By Valerie Monson

WAILUKU, Maui (The Maui News) - With lavish mansions, beachfront condos and cookie-cutter subdivisions shooting up all over Maui, a building boom of a different nature was quietly being revived at the Maui Nui Botanical Gardens this weekend.

Instead of manufactured framing and nails, the construction workers used ocean-cured ironwood logs and tight lashings. Rather than blue tiles, they thatched the roof with the leaves of loulu palms.

It was the final exam for the first official class of certified hale builders in Hawaii - and it was easy to tell from all the excitement surrounding the event that there was more than just a structure being raised.

"I believe this is as historical as the Hokule'a first touching water," said Francis Palani Sinenci of Hana, the state's most experienced master hale builder, as he watched his small group of students saw, pound, cut and tie in tandem.

The indigenous architecture course, offered through the Continuing Education and Training Program of Maui Community College, was the natural extension of a bill adopted last year by the county that provided building standards for grass hale using ancient techniques with some modern concessions.

The new law that paved the way for the traditional structures set a precedent for the nation - and has already attracted the attention of other states and nations that might follow suit. State Sen. J. Kalani English of Hana, who proposed the ordinance four years ago when he was on the Maui County Council, shared Sinenci's sense of accomplishment and awe with the graduation of the inaugural class.

"This is what I envisioned would come about," said English. "I hope these builders will go out and become innovators, creating their own interpretations of indigenous architecture. These students will be the forerunners."

Private graduation ceremonies for the 10 students were held Sunday along with the blessing of the hale they built as a team. By completing the nine-month course, they became certified to build and inspect traditional structures.

"To learn from a teacher like kumu (Sinenci), it was a wonderful opportunity," said Arnold Kekaha Lono, 38, of Hana who took a leave from his job at Kahanu Gardens to take the course. "I wanted to have a bigger insight into what the Hawaiians used to do - how they built the hales. I want to help keep the art alive."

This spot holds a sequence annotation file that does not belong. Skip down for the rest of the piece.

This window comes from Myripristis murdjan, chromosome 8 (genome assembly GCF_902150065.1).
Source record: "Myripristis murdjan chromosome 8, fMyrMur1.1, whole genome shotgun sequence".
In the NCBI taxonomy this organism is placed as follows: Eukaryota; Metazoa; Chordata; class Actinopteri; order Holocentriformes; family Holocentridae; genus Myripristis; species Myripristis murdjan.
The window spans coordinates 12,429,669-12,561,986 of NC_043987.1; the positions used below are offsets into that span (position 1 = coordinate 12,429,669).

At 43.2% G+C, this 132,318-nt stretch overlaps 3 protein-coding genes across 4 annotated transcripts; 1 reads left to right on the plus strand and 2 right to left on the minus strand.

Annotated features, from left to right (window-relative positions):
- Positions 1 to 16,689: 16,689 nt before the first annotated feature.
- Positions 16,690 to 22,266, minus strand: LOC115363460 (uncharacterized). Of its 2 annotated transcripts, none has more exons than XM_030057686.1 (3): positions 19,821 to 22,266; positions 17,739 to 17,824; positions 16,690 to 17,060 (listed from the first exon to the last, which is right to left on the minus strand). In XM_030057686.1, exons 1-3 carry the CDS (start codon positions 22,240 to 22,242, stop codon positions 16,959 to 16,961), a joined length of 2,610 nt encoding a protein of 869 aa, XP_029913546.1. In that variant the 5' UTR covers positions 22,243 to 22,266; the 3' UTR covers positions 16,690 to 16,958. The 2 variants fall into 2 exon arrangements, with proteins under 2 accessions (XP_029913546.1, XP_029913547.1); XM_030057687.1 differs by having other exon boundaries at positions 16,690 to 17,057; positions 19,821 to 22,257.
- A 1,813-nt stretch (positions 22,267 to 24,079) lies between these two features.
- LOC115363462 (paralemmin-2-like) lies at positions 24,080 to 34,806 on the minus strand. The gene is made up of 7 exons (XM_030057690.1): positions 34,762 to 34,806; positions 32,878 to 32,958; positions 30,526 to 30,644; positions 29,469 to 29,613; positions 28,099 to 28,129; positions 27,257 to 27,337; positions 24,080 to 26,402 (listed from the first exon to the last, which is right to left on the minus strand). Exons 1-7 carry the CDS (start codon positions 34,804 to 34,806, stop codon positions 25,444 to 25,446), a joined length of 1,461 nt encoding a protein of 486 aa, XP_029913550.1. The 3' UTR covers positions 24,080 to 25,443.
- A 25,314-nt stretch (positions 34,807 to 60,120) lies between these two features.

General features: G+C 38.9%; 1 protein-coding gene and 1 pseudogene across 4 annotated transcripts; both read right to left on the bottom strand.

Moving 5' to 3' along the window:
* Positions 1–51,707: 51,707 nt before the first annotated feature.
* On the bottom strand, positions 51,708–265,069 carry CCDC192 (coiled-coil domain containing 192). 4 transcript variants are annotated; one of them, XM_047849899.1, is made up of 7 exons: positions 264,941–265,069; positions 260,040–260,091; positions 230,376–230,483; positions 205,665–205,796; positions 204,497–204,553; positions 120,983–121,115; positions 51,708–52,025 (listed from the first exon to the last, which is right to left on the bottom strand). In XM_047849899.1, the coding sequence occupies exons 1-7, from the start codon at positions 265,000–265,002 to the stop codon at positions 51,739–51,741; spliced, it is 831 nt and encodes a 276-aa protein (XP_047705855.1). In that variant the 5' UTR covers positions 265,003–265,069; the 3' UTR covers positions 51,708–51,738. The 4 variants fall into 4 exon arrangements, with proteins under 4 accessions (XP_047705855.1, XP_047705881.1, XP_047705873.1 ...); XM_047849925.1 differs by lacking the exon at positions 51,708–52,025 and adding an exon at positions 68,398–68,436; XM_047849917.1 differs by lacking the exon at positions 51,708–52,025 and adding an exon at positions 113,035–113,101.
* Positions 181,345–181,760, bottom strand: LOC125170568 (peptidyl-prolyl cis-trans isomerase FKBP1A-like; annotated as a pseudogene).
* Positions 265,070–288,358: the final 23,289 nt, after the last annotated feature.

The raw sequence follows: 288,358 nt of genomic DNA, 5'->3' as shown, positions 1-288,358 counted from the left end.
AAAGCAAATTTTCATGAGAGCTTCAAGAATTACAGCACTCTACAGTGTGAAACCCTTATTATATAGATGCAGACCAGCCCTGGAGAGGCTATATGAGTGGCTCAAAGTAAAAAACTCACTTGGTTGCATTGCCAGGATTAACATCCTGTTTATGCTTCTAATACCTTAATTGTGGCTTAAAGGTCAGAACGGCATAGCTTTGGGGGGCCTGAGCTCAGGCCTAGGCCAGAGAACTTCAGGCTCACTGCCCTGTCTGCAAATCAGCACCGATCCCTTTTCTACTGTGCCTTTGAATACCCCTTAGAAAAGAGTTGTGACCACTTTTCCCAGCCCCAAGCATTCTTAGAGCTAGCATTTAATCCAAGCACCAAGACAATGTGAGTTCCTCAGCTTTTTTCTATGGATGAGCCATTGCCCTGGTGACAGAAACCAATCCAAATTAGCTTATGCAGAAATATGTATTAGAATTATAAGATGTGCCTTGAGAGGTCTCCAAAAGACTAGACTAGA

After taking (and passing) written tests, the students gathered Friday at noon to begin building the hale that had to be finished by Sunday morning. They camped out next to the construction site and did little more than work, eat and sleep for 48 hours.

The benefactor of the new hale was the botanical gardens, where such an addition has been on the staff's wish list since it opened two years ago. Executive Director Lisa Schattenburg-Raymond was already planning the native landscaping around the structure. The new hale will not be roped off as if it were a museum piece. Like in ancient times, it will become the gathering place, too.

"It's going to be the piko of the gardens," said Schattenburg-Raymond.

Because no one had taught indigenous architecture before, Sinenci had to design a curriculum from the ground up. He sought input from others to make sure the class not only met academic standards, but followed county regulations.

Sharane Gomes, programs administrator for the continuing education program at MCC, realized the consequence of getting the class off to a good start.

"We know a lot of people are watching to see what happens and see where it goes," said Gomes. "I think it will catch on and others will want to do it."

The course began last January with most of the classes held in Hana. Because the hale was not only a place to meet or live in ancient Hawaii, but an integral part of the culture, students found themselves learning about all aspects of the old ways.